History may show that during the presidential elections of 2012 that there was a fourth presidential debate, a debate that was moderated by a hurricane named after a character in Sponge Bob Square Pants, and the last jobs report. History may also show that Barack Obama won that debate; a debate that was broken down into two phases: the president as chief emergency responder and the president as steward of the economy.
As chief emergency responder, President Obama took full advantage of the spotlight almost immediately after Hurricane Sandy made landfall in New Jersey. Through the Federal Emergency Management agency (FEMA), Mr. Obama was able to into action the vision of the country’s founders when it came to the chief executive. A president is expected to respond to national emergencies decisively and with speed, unencumbered by the strict rules of procedure that a Congress faces.
Because of FEMA’s role as a coordinator of the federal government’s role in emergency response, Mr. Obama had the advantage of looking like someone who is totally engaged and supportive while maintaining space between himself and the real leadership on the ground.
As steward of the economy, Mr. Obama is sitting in the Oval Office at about the right time. Today’s unemployment rate registered at 7.9% for the month of October, registering slightly above the 7.8% rate for September. The unemployment rate inched up because more people were encouraged to enter the labor force and look for work.
The U.S. Department of Labor estimates some 578,000 people entered the labor force, while the number of people reporting themselves as employed grew by 410,000. The number of unemployed also grew by 170,000 in October.
The labor force is made up of individuals between the ages of 16 and 64 who are either working or over the last four weeks have been looking for work. Based on the definition, new and returning entrants will drive up the unemployment rate, the measure of people in the labor force who are not working.
Can the Obama Administration claim that the average number of additionally employed each month, 157,000 people since January 2012, is a direct result of its policies? Today in Hilliard, Ohio, Mr. Obama during a speech incorporated the progress he has made on foreign policy with the progress of the economy. Is this really a victory for his Administration? Politically, maybe; policy wise, no.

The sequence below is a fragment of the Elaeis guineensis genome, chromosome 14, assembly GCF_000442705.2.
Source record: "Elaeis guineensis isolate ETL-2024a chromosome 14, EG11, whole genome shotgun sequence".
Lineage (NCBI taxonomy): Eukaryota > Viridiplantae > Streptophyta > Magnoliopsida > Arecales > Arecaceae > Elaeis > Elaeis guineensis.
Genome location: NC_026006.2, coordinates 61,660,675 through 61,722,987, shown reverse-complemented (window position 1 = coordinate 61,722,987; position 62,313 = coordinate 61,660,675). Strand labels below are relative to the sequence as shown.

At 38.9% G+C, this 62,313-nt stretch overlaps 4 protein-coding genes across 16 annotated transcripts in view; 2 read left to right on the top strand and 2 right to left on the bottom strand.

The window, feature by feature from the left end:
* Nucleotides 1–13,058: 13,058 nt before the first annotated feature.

Labor, like any other resource, has to play the rule of demand and supply. Unless the United States turned into a socialist republic overnight then no Administration can lay directly claim to job creation. What we may be seeing is a thawing of the freeze on hiring decisions that perceived lack of consumer demand can engender.
According to the Conference Board’s Consumer Confidence Survey released yesterday, the consumer confidence index increased to 72.2 in October from 68.4 in September. According to the Conference Board’s Lynn Franco, Consumers were considerably more positive in their assessment of current conditions, with improvements in the job market as the major driver. Consumers were modestly more upbeat about their financial situation and the short-term economic outlook, and appear to be in better spirits approaching the holiday season.”
This is not the kind of confidence a divided government can lay claim to. For example, President Obama has still been unable to persuade this Congress to pass a jobs bill that awaits approval from the Republican controlled House, and GOP leadership along with the Republican candidate Governor Mitt Romney have been threatening repeal of the Affordable Care Act and Dodd Frank Act. Not exactly shining examples of the cooperation that Americans need to see if the nation wants to steer clear of the economic disaster the pending fiscal cliff in January may cause.
But in a silly season where perception and candidate rhetoric takes up the space of data and reasoned analysis, Mr. Obama may have the upper hand in this “fourth debate”. Question is, will this win give him enough of an edge going into Tuesday.